Recording in Western Samoa-Page 3

(3D Audio's Excellent "ProTools in a Suitcase" Adventure)


Day 4-Travelling to Savaii

Friday, May 11, 2001

I'm up early. I set my alarm to 5 AM, but awake at 4:30. We rendezvous at the front desk at 6, before they start serving breakfast, and pack all the recording and video gear onto the van and head to the ferry. We have to be there early because the ferry is the only transportation back and forth between the two main islands. It only runs three times a day on weekdays and once the boat is full, you have no choice but to wait for the next ferry, typically 3.5 hours later.

As we drive along the same road that we travelled by night when we arrived two days ago, we are surprised at how close most houses are to the water. Many have a "guest house" in the front, with the main house or fale (FAH-lay) behind that and then there's a backyard maybe 20 feet deep and the ocean.

Samoans live their lives in proximity to the ocean. Most of them live within walking distance of the water. On the island of Savaii, there is one primary road that runs around the perimeter of the island. I ask how many roads run to the interior of the island where the mountains are. "None."

The typical construction for Samoan fales (as seen above) is a flat floor of either lava rock or concrete with poles around the perimeter supporting a roof of thatch or corrugated tin. Most have no exterior walls, and coconut mats are used for protection from the weather. Most Samoans sleep on coconut mats that are rolled out at night and rolled up and stored during the day.


When we drive by the Faleolo airport where we landed, I am shocked at its proximity to the water's edge. It appears to be built right on the beach. Since there were few lights when we landed, we had no idea we were within 30 yards of the ocean as we stepped off the plane.

When we arrive at the ferry about 7:15, there is a long line of cars already. There are trucks full of cows and horses, a dumptruck with gravel, many commercial vehicles with logos and some family vans. This is the only affordable transportation between the islands so everything that goes between the islands comes through here.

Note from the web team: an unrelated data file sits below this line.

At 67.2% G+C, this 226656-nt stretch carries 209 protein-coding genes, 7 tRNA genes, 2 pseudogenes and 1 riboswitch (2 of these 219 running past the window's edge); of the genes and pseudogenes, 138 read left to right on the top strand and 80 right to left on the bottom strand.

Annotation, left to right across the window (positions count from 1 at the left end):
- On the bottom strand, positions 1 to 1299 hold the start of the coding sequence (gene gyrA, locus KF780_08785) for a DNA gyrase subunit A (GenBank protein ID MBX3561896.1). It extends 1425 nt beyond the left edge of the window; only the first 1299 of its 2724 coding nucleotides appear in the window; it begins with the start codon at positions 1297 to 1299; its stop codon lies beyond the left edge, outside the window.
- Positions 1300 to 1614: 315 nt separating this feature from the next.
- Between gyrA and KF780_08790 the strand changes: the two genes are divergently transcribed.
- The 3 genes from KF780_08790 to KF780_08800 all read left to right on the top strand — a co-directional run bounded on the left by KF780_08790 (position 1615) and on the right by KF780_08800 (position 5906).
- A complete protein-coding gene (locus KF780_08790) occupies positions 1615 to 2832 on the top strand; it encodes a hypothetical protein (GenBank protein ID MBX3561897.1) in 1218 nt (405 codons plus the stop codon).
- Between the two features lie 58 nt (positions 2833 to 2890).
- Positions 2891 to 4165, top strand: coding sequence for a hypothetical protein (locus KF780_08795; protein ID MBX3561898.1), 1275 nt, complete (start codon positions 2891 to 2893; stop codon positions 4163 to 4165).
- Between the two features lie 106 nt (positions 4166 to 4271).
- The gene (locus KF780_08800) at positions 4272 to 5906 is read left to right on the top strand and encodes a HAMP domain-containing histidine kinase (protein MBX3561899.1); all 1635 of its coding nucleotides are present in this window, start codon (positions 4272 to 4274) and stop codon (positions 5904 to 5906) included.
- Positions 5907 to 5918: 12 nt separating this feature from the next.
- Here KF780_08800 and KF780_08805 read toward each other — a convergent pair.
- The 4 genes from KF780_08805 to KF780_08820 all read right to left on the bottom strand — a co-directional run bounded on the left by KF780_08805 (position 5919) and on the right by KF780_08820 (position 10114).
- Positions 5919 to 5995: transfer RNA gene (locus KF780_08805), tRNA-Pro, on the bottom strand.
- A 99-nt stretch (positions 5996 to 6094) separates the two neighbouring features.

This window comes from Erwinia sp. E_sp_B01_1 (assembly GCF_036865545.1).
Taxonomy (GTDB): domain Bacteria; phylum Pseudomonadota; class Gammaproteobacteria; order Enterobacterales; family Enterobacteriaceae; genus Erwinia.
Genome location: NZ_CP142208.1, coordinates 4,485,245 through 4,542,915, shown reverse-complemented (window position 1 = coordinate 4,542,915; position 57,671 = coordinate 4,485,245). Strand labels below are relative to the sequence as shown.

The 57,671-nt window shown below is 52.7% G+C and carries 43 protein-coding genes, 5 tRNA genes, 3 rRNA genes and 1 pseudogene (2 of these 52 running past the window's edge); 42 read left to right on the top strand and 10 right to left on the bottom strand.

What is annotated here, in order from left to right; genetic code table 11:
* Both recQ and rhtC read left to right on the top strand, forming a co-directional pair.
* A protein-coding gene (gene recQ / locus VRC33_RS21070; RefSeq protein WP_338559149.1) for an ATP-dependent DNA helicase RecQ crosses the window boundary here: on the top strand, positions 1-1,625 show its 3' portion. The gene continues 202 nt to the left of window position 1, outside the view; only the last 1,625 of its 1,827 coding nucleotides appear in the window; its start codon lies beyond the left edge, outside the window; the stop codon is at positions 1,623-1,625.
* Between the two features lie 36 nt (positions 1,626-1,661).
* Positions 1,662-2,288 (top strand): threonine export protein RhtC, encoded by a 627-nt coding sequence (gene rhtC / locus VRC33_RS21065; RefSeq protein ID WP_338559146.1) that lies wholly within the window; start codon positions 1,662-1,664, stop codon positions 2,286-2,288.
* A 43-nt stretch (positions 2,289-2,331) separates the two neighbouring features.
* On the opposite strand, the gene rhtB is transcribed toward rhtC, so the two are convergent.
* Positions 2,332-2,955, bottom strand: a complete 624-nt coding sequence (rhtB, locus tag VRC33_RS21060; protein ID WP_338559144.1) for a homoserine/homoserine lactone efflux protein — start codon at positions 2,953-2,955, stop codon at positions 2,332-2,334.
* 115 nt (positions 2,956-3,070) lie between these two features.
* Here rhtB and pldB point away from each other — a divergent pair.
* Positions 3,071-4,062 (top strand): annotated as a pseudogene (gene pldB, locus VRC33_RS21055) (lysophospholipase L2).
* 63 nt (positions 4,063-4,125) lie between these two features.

We leave Joe and the van in the line waiting to board while we go looking for breakfast. I buy some more Dirty Dog root beer and we find some "half-moon pies," a flaky circular crust folded in half over a custard filling that is then baked. They are quite good. I also find a meat pie. It is filled with dark chicken meat and taro. It is not good but it is filling. Now they are loading the cars and trucks are being loaded onto the ferry and we must go.

The empty ferry sitting at the dock on the island of Savaii, looking toward the island of Upolu.

As the only inter-island transport, the ferry is always packed and they make the most of every square inch of the vehicle hold on the bottom deck. As we walk on board, I am amazed at how tightly they pack the cars and trucks. I watch in awe as they sandwich the cars so tightly together there is not even a hand's width between many of them.







Mapo in headphones

Mapo (MAH-po) wearing headphones. She was my favorite "Rock, paper, scissors" competitor. She beat me more times than I can count. Below is a picture of how we spent our spare time.


Mapo wins again (rock crushes scissors) in one of our favorite pasttimes.


Some of my new Samoan friends.


Lynn Fuston standing beside an awesome Samoan blowhole on the island of Savaii


Taken from the shore of Savaii overlooking the Pacific Ocean, the smoke from Samoans cooking their breakfasts had just wafted out across the water. It had rained so hard the night before that it woke me several times during the night. But the sunrise was beautiful.



The sliding rocks at Papase'ea. The lush rainforests of Samoa are truly amazing. Look closely and you'll see people walking down the stairs to the falls.


I'm working on this page almost daily to try and finish it. Thanks for visiting.


-Lynn Fuston